Mairzy doats and dozy doats and liddle lamzy diveyWhile hoping that my sister was in fact named for more noble reasons than this (which my genealogical research hasn't yet suggested, since there seem to be no Annes—or Donalds or Susans or Jillians, for that matter—among our recent ancestors), here's a plausible English transcription of these largely nonsensical words:
A kiddley divey too, wouldn't you?
Mares [female horses] eat oatsThat final line, of my invention, is highly conjectural. Maybe the poet was simply referring, in fact, to human kids. Was "ivy" maybe a US military slang term for something I haven't grasped? Here's a recent interpretation of this curious affair:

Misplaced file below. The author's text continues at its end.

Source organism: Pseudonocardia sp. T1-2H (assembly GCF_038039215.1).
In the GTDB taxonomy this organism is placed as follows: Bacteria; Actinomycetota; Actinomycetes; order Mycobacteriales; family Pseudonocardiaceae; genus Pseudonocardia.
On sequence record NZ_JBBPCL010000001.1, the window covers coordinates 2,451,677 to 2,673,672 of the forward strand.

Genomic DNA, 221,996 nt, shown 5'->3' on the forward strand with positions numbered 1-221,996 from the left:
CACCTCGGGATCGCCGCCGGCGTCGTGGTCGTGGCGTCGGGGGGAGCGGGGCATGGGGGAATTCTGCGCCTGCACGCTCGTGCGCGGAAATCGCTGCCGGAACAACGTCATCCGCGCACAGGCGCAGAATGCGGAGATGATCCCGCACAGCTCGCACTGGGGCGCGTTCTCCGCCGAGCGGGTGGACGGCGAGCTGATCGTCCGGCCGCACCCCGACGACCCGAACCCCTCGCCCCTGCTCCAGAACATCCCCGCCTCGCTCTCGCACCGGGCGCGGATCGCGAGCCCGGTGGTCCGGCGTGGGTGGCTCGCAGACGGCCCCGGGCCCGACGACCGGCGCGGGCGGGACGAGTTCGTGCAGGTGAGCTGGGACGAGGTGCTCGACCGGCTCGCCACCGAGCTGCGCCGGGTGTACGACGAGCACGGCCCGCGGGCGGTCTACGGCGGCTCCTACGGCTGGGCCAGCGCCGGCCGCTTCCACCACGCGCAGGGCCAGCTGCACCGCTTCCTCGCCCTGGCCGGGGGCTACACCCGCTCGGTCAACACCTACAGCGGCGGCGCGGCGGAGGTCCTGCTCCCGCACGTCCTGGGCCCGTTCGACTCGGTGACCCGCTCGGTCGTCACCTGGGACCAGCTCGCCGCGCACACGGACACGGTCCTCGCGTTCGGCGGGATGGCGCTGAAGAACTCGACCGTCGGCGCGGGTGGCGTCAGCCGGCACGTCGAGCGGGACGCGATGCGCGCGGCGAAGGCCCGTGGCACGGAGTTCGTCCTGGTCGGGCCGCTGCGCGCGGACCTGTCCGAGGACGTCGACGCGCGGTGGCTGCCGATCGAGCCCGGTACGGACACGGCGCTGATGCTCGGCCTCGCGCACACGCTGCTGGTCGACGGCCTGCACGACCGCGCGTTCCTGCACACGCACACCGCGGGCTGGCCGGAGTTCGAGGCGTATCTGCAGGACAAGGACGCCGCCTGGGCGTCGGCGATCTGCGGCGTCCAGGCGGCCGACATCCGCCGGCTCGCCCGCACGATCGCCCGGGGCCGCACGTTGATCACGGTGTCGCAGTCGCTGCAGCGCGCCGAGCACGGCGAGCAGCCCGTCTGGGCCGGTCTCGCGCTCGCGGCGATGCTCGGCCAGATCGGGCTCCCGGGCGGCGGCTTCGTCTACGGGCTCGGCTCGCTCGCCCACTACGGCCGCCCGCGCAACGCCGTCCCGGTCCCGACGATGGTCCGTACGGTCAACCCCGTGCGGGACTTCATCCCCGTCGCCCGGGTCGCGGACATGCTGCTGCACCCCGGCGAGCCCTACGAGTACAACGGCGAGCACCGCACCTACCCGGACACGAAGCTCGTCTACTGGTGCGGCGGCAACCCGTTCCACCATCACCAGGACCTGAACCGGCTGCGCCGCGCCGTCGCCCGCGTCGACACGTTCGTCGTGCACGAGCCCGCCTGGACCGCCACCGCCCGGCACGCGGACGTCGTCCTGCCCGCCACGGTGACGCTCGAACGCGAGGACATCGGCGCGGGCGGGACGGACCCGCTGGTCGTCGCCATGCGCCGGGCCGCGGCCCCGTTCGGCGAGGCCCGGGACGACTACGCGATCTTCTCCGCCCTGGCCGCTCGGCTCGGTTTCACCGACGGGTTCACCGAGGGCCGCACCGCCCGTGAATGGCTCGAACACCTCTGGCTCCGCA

And does [female deers] eat oats
And little ants eat ivy
A kid [baby goat] will eat ivy too
Wouldn't a ewe [baby sheep] (also eat ivy)?
This morning, when I was pouring out doses of oats for my donkeys, and rejoicing in the fact that my dear Fitzroy seem to have got over a nasty four-day bout of diarrhea, I saw my dog diving into stuff I'd just thrown out as decomposable organic rubbish… and I found myself humming a crazy new stanza to the melody brought into my memory by the "donkey zotes":
Dogsey shit…Meanwhile, I'm enlightened by a Google revelation concerning the existence of an old English nursery rhyme:
Cowzy tweet and sowzy tweet and liddle sharksy doistersNonsense—as our dear Mr Dodgson made clear—is good for you.